Verses 11:9-13 are paralleled in the Gospel of Matthew, but in that Gospel we find the verses in a different context. In Matthew they are located in chapter seven, verses 7-11, among a series of diverse teachings in the latter part of the Sermon on the Mount, whereas here in Luke, the verses are located immediately after the parable of the persistent friend and provide some explanation for it.
As you can see, verses 9-10 tie into the parable fairly directly. We are to ask in prayer, as the man in the parable was asking his friend and neighbor. We are to seek God to fulfill our need, as he was seeking his friend to fulfill his. And we are to knock as persistently on God’s door, as that man was knocking on his neighbor’s door. And notice the assurance that Jesus gives. If you ask you will receive; if you seek, you will find; and if you knock, the door will be opened to you. Does this mean that we are guaranteed to receive whatever we ask God for? We all know it is not that simple. We not only must ask, we must ask according to the will of God rather than our own. Therefore much of our prayer must be prayer for discernment of God’s will.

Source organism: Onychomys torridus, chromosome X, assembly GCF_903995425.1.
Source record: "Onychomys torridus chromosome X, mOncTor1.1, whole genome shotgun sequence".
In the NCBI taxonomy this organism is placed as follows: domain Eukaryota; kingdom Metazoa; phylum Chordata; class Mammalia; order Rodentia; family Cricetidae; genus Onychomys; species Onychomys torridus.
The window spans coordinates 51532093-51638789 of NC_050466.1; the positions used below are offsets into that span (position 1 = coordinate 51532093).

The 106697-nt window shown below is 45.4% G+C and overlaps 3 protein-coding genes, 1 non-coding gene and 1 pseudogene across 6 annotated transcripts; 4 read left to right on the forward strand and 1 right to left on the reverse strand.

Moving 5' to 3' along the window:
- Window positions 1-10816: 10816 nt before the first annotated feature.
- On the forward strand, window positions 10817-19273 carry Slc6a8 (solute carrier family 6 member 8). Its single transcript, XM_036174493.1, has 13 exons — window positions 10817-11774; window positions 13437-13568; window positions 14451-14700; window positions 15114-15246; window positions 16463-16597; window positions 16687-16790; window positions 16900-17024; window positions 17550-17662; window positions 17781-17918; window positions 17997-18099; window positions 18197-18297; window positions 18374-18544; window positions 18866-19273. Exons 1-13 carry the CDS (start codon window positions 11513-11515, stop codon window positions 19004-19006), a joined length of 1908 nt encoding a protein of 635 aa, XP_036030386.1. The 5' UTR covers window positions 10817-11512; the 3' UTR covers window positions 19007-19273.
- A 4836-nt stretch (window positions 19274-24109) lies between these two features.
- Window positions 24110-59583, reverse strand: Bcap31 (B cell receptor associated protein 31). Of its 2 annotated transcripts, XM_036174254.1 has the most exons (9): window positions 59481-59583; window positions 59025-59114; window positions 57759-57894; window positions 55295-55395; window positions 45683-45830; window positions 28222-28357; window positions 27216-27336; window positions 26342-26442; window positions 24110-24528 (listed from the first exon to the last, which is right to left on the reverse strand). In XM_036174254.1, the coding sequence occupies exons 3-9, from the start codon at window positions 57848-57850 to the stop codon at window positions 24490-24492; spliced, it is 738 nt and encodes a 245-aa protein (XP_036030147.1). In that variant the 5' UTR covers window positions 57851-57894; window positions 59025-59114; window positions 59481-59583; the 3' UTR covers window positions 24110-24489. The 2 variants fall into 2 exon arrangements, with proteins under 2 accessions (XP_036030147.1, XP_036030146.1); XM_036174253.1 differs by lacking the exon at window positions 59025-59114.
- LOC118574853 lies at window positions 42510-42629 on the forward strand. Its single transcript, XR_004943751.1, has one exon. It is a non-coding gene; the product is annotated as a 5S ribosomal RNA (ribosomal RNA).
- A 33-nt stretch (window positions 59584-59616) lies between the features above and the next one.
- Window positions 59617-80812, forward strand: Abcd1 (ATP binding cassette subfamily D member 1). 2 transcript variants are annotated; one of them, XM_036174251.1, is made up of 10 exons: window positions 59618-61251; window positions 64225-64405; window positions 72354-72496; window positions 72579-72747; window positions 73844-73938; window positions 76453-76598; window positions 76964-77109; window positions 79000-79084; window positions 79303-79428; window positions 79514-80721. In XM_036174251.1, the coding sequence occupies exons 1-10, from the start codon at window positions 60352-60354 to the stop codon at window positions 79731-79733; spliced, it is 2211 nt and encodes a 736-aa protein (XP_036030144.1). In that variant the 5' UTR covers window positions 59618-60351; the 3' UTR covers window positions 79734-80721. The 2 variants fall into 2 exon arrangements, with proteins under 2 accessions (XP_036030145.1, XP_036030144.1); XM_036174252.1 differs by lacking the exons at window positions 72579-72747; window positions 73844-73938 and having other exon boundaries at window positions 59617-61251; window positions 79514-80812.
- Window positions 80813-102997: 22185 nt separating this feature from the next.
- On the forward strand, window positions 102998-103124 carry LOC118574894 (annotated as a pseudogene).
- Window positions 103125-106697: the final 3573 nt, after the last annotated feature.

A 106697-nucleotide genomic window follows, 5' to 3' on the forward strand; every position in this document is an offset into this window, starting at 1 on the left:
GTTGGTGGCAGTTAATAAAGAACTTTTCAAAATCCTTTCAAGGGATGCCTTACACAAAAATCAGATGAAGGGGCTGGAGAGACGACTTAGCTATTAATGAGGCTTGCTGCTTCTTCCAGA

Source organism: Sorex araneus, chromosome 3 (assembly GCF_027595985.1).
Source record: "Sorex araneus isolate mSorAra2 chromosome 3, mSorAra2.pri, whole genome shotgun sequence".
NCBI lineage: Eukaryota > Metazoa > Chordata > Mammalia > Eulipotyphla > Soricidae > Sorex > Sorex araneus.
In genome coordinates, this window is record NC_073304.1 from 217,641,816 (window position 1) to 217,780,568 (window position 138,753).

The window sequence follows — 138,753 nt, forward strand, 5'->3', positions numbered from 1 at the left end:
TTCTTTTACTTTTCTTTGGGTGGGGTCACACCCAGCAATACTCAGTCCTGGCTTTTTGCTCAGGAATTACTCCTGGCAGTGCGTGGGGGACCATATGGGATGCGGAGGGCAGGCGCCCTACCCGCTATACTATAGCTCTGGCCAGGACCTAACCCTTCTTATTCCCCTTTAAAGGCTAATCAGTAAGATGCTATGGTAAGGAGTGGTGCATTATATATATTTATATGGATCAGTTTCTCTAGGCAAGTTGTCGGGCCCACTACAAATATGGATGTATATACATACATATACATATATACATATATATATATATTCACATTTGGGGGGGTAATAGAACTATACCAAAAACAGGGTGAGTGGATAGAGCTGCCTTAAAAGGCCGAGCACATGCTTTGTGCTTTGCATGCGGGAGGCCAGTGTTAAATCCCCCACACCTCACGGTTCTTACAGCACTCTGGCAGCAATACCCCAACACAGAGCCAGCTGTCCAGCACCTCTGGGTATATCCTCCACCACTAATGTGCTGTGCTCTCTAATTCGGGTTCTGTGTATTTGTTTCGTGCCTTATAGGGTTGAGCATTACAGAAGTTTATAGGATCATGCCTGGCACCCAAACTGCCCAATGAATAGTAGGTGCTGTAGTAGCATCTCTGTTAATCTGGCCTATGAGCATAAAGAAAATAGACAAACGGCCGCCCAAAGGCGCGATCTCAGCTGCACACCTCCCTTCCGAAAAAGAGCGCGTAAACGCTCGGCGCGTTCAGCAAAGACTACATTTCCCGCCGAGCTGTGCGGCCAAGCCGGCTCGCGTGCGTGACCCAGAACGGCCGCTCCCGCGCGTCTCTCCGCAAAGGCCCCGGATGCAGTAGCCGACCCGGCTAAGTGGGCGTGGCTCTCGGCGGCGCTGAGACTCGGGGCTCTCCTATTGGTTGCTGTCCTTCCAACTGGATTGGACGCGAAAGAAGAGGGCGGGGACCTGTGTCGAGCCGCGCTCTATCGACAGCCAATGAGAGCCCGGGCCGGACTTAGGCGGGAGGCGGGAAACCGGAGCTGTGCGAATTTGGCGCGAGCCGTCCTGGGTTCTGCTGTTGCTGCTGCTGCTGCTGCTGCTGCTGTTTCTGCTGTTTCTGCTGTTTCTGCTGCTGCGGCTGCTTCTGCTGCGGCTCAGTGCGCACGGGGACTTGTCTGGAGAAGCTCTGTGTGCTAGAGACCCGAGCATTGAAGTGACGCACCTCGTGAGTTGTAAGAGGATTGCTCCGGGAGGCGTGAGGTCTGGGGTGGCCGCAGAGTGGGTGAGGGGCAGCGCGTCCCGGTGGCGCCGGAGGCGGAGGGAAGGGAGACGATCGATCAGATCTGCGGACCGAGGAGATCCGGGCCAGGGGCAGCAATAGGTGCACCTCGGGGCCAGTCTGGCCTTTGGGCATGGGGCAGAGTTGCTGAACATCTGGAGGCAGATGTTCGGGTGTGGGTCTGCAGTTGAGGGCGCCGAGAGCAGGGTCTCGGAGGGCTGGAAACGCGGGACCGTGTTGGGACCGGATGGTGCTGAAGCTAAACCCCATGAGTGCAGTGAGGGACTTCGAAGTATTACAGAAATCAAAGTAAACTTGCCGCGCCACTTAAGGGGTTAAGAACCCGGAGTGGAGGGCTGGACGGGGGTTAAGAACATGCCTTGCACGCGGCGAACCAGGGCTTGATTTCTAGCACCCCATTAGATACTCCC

Finally, verses 11-13 show us that God really wants to answer our prayers. Jesus reminds us that even evil humans like us give good gifts to our children. So it stands to reason that God will give “good things,” according to Matthew’s version (Mt. 7:11), to those who ask him. In Luke’s version, Jesus puts his emphasis on the spiritual rather than the material by saying that God wants to give us his best gift, the Holy Spirit (v, 13).